Between 1968 and 1973, during the Brazilian "miracle," the military government turned Duque de Caxias into an industrial pole, doubling the number of its textile, glass, chemical, pharmaceutical, food processing, and metallurgical plants, and mercilessly cutting the wage bill.55 This explosive growth started yet another flood of workers to the São Jorge valley, this time from the Northeast, Espirito Santo, and the favelas of Rio.56 The touted miracle began to slow and its true price to be felt after 1973, the first year of tangible inflation. Low wages, limited advancement, and rampant price increases forced an ever-growing proportion of São Jorge's men in the 1970s to supplement their wages by biscate (odd-jobbing), and of women to enter the wage labor market in manufacturing.57
In 1981, after several years of decline, the FNM plant shut down. Some assembly-line workers entered other capital-intensive industries in the region at comparable wages, but most were forced to turn to lower-paid menial work, stevedoring, and subcontracted labor. Hundreds of men were forced to work further away from town, the informal construction market grew rapidly, and a growing percentage of wives had to become part-time domestic servants. For a very few the plant closing proved a blessing: the company paid three months advance wages as indemnity, a major windfall for workers with little or no savings; a few of the best-paid workers parlayed this money into small mercantile enterprises such as grocery bars.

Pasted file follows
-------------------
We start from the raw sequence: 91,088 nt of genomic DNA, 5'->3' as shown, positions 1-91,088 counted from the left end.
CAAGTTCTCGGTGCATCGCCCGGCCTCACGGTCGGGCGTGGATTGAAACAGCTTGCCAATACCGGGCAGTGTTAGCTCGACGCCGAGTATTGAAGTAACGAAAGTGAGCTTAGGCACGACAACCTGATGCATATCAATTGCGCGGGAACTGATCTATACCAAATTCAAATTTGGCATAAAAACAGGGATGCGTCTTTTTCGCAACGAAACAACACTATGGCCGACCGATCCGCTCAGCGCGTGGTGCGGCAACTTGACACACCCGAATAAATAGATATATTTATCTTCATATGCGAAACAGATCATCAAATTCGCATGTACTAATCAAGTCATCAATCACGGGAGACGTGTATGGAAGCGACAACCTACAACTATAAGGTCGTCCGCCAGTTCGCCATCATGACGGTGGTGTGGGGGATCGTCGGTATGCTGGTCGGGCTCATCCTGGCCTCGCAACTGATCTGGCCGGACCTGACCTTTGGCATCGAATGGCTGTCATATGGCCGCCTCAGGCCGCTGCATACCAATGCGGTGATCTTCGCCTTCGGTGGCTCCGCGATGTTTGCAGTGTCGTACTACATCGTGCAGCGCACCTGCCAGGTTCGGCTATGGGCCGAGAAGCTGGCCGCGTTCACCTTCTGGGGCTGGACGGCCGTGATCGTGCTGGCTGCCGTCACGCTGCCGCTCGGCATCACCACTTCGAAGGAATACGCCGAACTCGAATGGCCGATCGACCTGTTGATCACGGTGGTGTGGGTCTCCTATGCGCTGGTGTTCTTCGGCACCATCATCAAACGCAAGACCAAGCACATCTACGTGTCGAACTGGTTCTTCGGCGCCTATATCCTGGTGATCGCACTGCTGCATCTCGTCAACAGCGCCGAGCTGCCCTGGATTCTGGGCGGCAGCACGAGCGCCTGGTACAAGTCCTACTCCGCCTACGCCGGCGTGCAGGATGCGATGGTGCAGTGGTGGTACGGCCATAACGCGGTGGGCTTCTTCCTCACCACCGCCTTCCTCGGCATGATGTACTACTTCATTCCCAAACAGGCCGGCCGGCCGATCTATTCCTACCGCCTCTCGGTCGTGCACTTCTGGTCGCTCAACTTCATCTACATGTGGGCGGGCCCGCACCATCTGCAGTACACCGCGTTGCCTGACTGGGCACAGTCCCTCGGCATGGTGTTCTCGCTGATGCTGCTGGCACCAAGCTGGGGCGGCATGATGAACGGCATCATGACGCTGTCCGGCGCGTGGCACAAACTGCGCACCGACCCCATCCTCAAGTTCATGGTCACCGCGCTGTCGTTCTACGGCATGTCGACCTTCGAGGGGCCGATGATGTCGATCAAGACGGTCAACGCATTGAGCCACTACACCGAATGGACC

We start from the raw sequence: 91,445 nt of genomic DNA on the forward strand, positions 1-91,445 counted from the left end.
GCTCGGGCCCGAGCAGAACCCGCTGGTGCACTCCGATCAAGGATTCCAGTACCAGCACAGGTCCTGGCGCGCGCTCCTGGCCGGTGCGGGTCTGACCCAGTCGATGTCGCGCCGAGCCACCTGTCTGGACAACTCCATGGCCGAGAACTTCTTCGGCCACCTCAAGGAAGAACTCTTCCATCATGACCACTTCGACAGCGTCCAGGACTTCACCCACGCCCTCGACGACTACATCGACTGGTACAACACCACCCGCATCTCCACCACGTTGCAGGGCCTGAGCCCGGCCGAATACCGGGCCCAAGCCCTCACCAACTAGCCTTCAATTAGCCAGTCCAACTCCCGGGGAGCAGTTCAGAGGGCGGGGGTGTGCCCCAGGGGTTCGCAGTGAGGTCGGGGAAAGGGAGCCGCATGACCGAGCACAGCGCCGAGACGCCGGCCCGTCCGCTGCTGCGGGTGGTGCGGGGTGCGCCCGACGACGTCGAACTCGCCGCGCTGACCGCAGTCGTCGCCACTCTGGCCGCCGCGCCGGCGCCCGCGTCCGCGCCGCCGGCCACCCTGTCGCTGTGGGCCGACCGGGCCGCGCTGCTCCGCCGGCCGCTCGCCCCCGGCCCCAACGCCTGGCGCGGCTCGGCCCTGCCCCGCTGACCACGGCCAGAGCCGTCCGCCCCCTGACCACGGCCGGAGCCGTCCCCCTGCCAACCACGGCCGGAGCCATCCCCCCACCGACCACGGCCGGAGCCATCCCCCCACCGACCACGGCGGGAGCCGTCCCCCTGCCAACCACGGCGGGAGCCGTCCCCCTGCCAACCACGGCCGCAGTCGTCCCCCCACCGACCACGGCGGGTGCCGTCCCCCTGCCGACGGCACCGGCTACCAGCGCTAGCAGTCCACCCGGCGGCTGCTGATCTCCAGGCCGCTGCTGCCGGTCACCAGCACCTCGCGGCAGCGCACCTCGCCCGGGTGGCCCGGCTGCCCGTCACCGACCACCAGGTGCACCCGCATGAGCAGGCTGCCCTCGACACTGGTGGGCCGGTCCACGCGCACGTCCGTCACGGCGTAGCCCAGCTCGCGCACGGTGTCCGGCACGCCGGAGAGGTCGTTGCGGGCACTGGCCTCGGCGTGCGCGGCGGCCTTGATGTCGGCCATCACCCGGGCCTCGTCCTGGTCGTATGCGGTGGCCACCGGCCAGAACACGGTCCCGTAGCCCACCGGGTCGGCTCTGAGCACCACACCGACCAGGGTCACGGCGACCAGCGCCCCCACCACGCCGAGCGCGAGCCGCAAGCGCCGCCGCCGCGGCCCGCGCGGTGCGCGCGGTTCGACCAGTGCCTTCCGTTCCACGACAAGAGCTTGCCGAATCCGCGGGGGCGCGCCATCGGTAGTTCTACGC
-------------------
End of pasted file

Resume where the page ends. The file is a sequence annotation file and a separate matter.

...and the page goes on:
Today, fully a third of local men work in the civil construction trades, one quarter combine social security and odd jobs, about a fifth work in factories in the industrial pole, one tenth work in supervisory and white collar jobs, and smaller percentages are truckers and merchants. Among the women, two-thirds work only at home, 14 percent work as domestic servants, 5 percent labor in factories, and smaller percentages work in commerce, service, and white collar jobs.58
The Religious Arena in São Jorge